October 4, 2013

7 Reasons to Incorporate Movement, Songs, and Stories into Your Teaching

Guest blog post by Steve Reifman

Several years ago I started reading about the results of recent brain research and its implications for student learning. The more books I read, the more my interest in this topic grew. Before long I came across a wide variety of recommended teaching practices, and I eagerly incorporated them into my classroom instruction. Without fail, three types of effective, brain-friendly strategies consistently stood out as unusually engaging and powerful - those involving movement, songs, and stories.

Children simply reacted differently to lessons and activities that included elements of movement, songs, and stories. In fact, the entire classroom environment became transformed and the learning gains immediately evident. Because of my belief in the promise of movement, songs, and stories as learning catalysts, I began a quest to find, adapt, and create as many activities as possible that incorporated these elements. In this post I describe seven reasons why these types of activities have such a strong impact on both student learning and the classroom environment.

I want you to have access to the activities I describe below, so I'm offering a free sampler of my new book that includes these lessons mentioned below. You may want to download the Rock It! Transform Classroom Learning with Movement, Songs, and Stories Sampler and refer to it as you read about the strategies.

  1. Forges an Emotional Connection
    Educator Jeff Haebig explains that emotions drive attention and attention drives learning. Activities that include movement, songs, and stories resonate with children on an emotional level, engage them deeply, and enable them to make a personal connection with academic content. As a result, they pay closer attention and remember more. One of my favorite examples is “The Story of Peri Meter” because kids love hearing about this unique individual whose personality helps them understand the concept of perimeter.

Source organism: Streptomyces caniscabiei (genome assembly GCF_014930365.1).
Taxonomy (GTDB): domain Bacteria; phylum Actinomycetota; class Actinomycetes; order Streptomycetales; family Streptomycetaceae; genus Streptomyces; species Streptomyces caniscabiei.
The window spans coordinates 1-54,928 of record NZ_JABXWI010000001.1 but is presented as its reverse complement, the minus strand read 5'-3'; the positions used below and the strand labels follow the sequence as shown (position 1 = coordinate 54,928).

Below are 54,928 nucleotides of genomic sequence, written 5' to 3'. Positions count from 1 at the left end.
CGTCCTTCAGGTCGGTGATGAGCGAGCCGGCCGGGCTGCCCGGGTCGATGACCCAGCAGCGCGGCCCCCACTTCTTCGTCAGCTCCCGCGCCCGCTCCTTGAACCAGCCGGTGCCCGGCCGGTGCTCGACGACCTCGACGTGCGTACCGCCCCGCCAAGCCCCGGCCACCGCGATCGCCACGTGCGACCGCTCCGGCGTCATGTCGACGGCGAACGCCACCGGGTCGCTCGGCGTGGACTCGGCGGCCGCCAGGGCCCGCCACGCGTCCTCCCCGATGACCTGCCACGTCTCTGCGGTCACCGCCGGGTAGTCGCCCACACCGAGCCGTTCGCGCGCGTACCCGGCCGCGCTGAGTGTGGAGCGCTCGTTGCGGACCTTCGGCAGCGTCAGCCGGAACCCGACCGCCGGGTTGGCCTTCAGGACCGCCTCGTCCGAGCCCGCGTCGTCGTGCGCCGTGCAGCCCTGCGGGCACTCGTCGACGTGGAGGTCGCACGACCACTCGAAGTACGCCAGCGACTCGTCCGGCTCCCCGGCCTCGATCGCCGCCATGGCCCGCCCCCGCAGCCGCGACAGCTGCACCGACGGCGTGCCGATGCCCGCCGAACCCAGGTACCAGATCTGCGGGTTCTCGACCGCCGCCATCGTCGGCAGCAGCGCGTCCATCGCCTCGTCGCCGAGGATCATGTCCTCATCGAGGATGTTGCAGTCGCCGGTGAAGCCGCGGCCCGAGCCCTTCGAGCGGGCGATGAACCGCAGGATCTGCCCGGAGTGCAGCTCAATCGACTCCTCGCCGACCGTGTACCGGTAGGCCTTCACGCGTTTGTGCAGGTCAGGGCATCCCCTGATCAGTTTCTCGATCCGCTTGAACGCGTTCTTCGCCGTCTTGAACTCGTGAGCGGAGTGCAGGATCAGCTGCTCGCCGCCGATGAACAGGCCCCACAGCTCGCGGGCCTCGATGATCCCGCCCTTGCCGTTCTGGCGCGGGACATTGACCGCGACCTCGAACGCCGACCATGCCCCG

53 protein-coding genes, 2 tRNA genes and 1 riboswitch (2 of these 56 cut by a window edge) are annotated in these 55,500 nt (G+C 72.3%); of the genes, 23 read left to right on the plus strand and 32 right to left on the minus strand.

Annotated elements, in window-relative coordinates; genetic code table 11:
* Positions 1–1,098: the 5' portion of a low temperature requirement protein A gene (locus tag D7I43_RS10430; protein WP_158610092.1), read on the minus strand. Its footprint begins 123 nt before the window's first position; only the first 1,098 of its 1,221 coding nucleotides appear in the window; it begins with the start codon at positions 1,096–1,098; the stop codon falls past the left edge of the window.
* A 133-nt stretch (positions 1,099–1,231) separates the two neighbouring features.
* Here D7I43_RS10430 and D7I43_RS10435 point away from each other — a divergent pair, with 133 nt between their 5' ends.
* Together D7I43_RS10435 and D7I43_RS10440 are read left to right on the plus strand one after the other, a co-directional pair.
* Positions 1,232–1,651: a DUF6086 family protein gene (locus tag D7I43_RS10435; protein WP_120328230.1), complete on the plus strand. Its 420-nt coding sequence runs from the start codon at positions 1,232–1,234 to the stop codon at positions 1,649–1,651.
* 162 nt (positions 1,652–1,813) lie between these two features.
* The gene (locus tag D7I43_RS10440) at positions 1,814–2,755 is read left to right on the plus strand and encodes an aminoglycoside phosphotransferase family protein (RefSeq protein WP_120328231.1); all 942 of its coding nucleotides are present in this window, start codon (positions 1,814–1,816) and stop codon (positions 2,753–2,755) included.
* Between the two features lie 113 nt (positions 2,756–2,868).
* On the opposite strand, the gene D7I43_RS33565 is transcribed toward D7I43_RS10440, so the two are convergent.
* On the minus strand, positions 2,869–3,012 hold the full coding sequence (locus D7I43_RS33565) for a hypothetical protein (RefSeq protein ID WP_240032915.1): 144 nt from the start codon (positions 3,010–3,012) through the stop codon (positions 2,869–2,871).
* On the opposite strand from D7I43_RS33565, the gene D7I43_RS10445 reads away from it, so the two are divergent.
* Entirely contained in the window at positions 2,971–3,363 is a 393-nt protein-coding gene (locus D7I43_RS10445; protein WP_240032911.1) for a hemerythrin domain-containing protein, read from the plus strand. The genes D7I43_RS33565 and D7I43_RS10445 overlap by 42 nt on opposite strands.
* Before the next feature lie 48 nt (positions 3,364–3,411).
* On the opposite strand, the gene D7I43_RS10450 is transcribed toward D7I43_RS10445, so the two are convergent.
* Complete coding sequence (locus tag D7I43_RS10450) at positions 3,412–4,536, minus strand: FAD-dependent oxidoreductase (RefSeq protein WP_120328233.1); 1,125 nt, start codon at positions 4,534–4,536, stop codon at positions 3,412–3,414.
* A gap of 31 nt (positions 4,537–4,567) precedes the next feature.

2. Builds Self-Esteem
    Students who tend to experience difficulty with more traditional forms of learning usually find greater success with activities that incorporate movement, songs, and stories. For example, I have found that participating in “The Synonym-Antonym Sidestep” and “The Jumping Game” (see sampler) will do more to help children learn synonyms and antonyms than several days’ worth of paper-and-pencil instruction on the same topic. With this greater success comes greater confidence and improved self-esteem. We, as teachers, can capitalize on these moments of success to create a carryover effect to other parts of the school day.
  3. Improves Team Bonding
    Many kids are fortunate enough to experience the happiness and satisfaction that come from being a valued member of a successful team - playing Little League baseball, performing in a youth orchestra, or acting in a school play. Our classrooms can provide the same kind of bonding experience with the addition of activities that incorporate movement, songs, and stories. Students feel a greater sense of “connectedness” to the class and to one another. I have noticed this to be especially true when we sing “The Book Parts Song,” and our other learning tunes.